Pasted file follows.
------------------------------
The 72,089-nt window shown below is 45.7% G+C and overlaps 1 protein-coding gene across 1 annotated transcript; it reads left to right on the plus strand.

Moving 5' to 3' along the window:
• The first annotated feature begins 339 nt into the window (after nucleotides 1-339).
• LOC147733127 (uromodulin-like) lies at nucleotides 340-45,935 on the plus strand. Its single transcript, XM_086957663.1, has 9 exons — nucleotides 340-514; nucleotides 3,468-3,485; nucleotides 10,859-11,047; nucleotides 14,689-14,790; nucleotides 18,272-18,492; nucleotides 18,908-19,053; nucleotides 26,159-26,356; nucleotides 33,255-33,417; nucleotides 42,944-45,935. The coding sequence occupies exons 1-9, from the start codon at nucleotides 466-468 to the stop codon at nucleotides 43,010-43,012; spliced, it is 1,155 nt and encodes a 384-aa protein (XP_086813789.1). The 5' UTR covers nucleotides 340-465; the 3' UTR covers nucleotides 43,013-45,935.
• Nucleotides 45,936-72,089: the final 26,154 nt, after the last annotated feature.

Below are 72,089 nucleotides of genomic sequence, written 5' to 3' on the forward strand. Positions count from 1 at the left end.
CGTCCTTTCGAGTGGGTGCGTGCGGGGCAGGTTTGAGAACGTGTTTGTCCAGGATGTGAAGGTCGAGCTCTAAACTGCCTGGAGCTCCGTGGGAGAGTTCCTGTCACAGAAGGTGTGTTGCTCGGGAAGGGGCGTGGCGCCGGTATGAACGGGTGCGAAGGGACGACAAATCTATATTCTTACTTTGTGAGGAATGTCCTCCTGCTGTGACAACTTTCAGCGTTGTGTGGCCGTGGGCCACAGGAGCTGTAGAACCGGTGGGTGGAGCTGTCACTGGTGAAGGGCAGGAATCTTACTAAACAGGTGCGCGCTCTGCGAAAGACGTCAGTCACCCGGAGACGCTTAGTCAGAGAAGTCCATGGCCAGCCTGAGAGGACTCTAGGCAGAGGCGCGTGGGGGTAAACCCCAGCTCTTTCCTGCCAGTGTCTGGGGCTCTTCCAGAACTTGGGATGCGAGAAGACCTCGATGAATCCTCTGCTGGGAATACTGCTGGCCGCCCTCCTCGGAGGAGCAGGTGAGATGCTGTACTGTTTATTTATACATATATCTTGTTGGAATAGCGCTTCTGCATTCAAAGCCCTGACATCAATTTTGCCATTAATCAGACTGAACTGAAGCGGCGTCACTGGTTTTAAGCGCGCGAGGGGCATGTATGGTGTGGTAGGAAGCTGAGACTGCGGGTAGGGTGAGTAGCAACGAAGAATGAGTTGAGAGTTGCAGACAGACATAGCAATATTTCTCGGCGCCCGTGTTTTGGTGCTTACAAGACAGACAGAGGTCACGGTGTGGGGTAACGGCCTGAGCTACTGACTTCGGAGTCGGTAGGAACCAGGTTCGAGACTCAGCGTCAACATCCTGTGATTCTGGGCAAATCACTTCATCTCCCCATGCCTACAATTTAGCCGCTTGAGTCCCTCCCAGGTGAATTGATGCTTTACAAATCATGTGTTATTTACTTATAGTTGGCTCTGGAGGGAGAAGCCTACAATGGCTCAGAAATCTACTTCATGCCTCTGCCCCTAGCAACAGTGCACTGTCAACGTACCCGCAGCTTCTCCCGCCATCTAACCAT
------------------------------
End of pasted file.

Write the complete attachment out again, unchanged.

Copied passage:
The 72,089-nt window shown below is 45.7% G+C and overlaps 1 protein-coding gene across 1 annotated transcript; it reads left to right on the plus strand.

Moving 5' to 3' along the window:
• The first annotated feature begins 339 nt into the window (after nucleotides 1-339).
• LOC147733127 (uromodulin-like) lies at nucleotides 340-45,935 on the plus strand. Its single transcript, XM_086957663.1, has 9 exons — nucleotides 340-514; nucleotides 3,468-3,485; nucleotides 10,859-11,047; nucleotides 14,689-14,790; nucleotides 18,272-18,492; nucleotides 18,908-19,053; nucleotides 26,159-26,356; nucleotides 33,255-33,417; nucleotides 42,944-45,935. The coding sequence occupies exons 1-9, from the start codon at nucleotides 466-468 to the stop codon at nucleotides 43,010-43,012; spliced, it is 1,155 nt and encodes a 384-aa protein (XP_086813789.1). The 5' UTR covers nucleotides 340-465; the 3' UTR covers nucleotides 43,013-45,935.
• Nucleotides 45,936-72,089: the final 26,154 nt, after the last annotated feature.

Below are 72,089 nucleotides of genomic sequence, written 5' to 3' on the forward strand. Positions count from 1 at the left end.
CGTCCTTTCGAGTGGGTGCGTGCGGGGCAGGTTTGAGAACGTGTTTGTCCAGGATGTGAAGGTCGAGCTCTAAACTGCCTGGAGCTCCGTGGGAGAGTTCCTGTCACAGAAGGTGTGTTGCTCGGGAAGGGGCGTGGCGCCGGTATGAACGGGTGCGAAGGGACGACAAATCTATATTCTTACTTTGTGAGGAATGTCCTCCTGCTGTGACAACTTTCAGCGTTGTGTGGCCGTGGGCCACAGGAGCTGTAGAACCGGTGGGTGGAGCTGTCACTGGTGAAGGGCAGGAATCTTACTAAACAGGTGCGCGCTCTGCGAAAGACGTCAGTCACCCGGAGACGCTTAGTCAGAGAAGTCCATGGCCAGCCTGAGAGGACTCTAGGCAGAGGCGCGTGGGGGTAAACCCCAGCTCTTTCCTGCCAGTGTCTGGGGCTCTTCCAGAACTTGGGATGCGAGAAGACCTCGATGAATCCTCTGCTGGGAATACTGCTGGCCGCCCTCCTCGGAGGAGCAGGTGAGATGCTGTACTGTTTATTTATACATATATCTTGTTGGAATAGCGCTTCTGCATTCAAAGCCCTGACATCAATTTTGCCATTAATCAGACTGAACTGAAGCGGCGTCACTGGTTTTAAGCGCGCGAGGGGCATGTATGGTGTGGTAGGAAGCTGAGACTGCGGGTAGGGTGAGTAGCAACGAAGAATGAGTTGAGAGTTGCAGACAGACATAGCAATATTTCTCGGCGCCCGTGTTTTGGTGCTTACAAGACAGACAGAGGTCACGGTGTGGGGTAACGGCCTGAGCTACTGACTTCGGAGTCGGTAGGAACCAGGTTCGAGACTCAGCGTCAACATCCTGTGATTCTGGGCAAATCACTTCATCTCCCCATGCCTACAATTTAGCCGCTTGAGTCCCTCCCAGGTGAATTGATGCTTTACAAATCATGTGTTATTTACTTATAGTTGGCTCTGGAGGGAGAAGCCTACAATGGCTCAGAAATCTACTTCATGCCTCTGCCCCTAGCAACAGTGCACTGTCAACGTACCCGCAGCTTCTCCCGCCATCTAACCAT